Please withhold your judgments and BEAR WITH ME, but it was a Justin Bieber concert. For those of you who might not exactly be fans of his, please hear me out. I like Justin Bieber because I respect his philanthropic view on life and because he really is an incredible vocalist (not because I think he’s “soooo hot” or want to marry him or anything). I love what he does for other people. If half the good things he did were in the tabloids (that really goes for any celebrity), I think his image would be very different. Anyway, I have crazy respect for his manager, Scooter Braun, and his videographer/friend Alfredo Flores as well. The things those people do for this world are mind-blowing and beautiful. I hope to join forces with them someday in some way.

Anyway, we waited for a long time outside until the concert began at 7. We knew we weren’t getting in since the concert had already started.  Jacklyn and I felt a little defeated, but we decided to talk to some of the security guards before we left just to pass some time before we turned around to go home. Just before we were going to leave, we saw Alfredo Flores segwaying past us through a gate. We called him over and he graciously spared some time for us. I am not the kind of person to fangirl, but I did momentarily. Alfredo Flores is such an inspiration to me; he is one of the few people who keeps me accountable for my mission and keeps me moving forward each day with every inspirational tweet (that sounded a lot less lame in my head). I was able to tell  him all of this and have a short conversation with him. Jacklyn and I were both very lucky to be able to express our gratitude for his efforts. We were also very, very lucky that he handed us 3rd row tickets to the show : )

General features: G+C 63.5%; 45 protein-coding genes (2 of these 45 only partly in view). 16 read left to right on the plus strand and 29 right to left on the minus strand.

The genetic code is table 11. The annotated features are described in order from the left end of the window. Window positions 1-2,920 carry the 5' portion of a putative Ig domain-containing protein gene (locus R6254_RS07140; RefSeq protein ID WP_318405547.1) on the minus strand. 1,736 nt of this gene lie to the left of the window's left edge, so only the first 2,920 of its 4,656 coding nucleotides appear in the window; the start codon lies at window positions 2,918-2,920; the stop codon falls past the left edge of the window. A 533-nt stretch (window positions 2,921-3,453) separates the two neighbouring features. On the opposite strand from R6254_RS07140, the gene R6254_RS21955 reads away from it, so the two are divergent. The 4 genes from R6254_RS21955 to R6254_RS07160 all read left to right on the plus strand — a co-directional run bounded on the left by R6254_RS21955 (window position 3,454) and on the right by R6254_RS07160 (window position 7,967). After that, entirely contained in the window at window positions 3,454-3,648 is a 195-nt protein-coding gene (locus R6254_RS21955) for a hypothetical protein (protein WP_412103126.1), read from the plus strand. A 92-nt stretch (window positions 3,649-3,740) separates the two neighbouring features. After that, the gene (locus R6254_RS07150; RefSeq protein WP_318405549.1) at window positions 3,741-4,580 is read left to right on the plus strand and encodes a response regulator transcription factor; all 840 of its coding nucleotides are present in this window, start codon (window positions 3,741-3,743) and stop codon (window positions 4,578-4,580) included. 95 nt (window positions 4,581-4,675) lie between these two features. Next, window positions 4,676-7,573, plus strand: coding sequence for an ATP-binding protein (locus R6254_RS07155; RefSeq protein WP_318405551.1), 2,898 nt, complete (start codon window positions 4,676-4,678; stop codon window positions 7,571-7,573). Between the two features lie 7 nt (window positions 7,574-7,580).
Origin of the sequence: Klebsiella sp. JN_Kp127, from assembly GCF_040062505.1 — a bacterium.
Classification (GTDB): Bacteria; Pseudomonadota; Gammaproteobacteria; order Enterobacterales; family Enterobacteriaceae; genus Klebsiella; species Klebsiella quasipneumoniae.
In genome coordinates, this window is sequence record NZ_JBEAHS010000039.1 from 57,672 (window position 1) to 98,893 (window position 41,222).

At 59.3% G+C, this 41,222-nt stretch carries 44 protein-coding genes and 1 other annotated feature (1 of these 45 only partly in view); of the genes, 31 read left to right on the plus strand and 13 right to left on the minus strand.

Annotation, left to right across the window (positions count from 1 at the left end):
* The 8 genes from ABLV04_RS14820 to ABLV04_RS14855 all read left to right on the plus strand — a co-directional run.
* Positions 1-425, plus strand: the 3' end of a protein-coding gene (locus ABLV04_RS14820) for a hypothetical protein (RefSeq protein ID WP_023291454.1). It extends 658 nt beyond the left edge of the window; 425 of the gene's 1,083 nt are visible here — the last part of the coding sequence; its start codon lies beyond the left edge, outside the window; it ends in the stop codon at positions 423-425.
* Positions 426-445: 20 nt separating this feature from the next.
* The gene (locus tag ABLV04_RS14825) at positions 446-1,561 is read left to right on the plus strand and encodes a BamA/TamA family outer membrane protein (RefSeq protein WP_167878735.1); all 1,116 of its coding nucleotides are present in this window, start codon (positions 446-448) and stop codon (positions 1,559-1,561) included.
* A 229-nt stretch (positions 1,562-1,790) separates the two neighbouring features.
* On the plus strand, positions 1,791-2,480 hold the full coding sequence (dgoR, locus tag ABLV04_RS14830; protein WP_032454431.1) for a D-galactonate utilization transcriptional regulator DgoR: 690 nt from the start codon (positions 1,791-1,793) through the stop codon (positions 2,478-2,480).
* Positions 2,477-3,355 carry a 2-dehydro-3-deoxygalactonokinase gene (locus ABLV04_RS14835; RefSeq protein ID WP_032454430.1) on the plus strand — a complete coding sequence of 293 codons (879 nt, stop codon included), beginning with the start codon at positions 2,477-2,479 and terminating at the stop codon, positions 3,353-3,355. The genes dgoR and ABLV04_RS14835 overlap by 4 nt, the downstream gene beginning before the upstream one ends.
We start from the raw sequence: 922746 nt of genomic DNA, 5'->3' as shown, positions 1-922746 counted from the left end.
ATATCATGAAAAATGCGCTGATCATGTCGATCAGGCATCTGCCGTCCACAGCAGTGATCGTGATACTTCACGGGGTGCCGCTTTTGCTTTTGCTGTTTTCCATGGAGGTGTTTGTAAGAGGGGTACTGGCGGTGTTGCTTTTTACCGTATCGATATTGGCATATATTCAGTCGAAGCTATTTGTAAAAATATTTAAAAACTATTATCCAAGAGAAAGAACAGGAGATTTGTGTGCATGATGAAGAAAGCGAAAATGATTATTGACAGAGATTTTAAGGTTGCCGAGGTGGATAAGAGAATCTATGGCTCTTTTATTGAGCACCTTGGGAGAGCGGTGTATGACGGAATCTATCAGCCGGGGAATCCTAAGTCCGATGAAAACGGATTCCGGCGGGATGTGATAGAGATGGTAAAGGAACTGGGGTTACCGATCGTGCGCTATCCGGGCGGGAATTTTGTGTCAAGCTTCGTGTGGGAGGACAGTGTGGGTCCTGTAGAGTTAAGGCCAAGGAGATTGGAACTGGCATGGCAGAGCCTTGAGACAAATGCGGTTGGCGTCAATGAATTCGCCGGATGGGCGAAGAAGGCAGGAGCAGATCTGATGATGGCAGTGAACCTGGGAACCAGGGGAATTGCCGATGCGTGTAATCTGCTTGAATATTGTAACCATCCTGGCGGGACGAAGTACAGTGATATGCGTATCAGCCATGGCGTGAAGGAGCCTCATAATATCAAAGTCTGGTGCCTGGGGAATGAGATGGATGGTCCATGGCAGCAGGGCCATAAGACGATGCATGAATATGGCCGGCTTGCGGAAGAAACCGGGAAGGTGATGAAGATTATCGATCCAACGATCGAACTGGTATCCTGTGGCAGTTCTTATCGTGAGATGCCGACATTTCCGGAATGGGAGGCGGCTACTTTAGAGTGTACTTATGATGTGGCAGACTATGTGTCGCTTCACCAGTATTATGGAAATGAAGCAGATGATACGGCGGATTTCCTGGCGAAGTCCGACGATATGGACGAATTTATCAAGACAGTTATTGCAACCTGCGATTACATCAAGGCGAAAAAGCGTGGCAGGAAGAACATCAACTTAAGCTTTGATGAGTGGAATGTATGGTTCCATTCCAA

It was a crazy moment. All of my and Jacklyn’s friends and family doubted us from the second we got into our car to go get tickets earlier that day. It was a slim chance. It really doesn’t happen very often. We even left late and didn’t think we’d be there in time if, by some chance, the crew would be handing out tickets. But you know what? IT HAPPENED. Not to mention that one of the most influential people in my life was the person to give them to us. You have to take chances– you have to dream the impossible dream. How will you ever know if you don’t try?

 

JDSCN0342acklyn and I have always wanted to be world changers: people who lift others up and bring a new, positive attitude to the world.  Before the concert, we were so comfortable in our suburban homes with our “easy” lives. We always talked about aspirations and chasing our dreams, but it was strictly talk. Never doing. We took a chance that night and it ended up changing my life. The moment following our interaction with Alfredo, Jacklyn said “How we react to this defines us.” I don’t think any truer words could’ve been said. In that moment, we realized our duty. What Alfredo had done for us–that feeling of hope, the act of reaching out to simply make someone smile– that was a responsibility we felt we needed to pay forward for the rest of our lives; it was and is heavy on our shoulders. Suddenly I saw everything in my life very differently: I was going to figure out a way to be my own Alfredo Flores or Scooter Braun. I was going to be a world changer. And no one, no thing, no force of nature could stop me.


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To be continued…